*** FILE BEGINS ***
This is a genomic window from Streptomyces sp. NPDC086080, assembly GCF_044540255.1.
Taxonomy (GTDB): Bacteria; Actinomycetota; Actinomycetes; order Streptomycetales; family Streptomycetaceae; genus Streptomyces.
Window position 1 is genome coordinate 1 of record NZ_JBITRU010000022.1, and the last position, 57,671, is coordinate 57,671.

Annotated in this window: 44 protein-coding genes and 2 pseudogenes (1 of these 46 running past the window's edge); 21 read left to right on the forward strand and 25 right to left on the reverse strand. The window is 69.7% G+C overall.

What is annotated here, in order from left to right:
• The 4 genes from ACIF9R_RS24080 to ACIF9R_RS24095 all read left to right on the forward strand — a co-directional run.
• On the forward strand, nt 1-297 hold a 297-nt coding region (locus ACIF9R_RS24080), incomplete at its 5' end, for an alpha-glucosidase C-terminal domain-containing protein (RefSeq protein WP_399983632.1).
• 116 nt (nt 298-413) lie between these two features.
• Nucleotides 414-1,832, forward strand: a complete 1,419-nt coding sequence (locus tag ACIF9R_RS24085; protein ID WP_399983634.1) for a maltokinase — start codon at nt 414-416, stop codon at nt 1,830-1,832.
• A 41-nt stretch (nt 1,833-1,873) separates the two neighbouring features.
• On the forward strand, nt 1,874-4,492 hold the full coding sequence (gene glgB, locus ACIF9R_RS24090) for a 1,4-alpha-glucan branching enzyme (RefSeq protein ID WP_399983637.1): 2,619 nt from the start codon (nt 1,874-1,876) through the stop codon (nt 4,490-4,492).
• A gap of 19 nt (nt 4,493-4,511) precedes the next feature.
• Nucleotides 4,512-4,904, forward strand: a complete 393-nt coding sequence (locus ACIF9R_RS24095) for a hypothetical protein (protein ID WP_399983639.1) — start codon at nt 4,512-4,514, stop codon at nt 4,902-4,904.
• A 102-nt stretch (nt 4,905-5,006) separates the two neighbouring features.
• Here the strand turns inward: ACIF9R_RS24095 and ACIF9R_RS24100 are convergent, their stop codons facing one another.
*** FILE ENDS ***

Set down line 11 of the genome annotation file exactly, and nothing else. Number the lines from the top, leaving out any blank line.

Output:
• On the forward strand, nt 1,874-4,492 hold the full coding sequence (gene glgB, locus ACIF9R_RS24090) for a 1,4-alpha-glucan branching enzyme (RefSeq protein ID WP_399983637.1): 2,619 nt from the start codon (nt 1,874-1,876) through the stop codon (nt 4,490-4,492).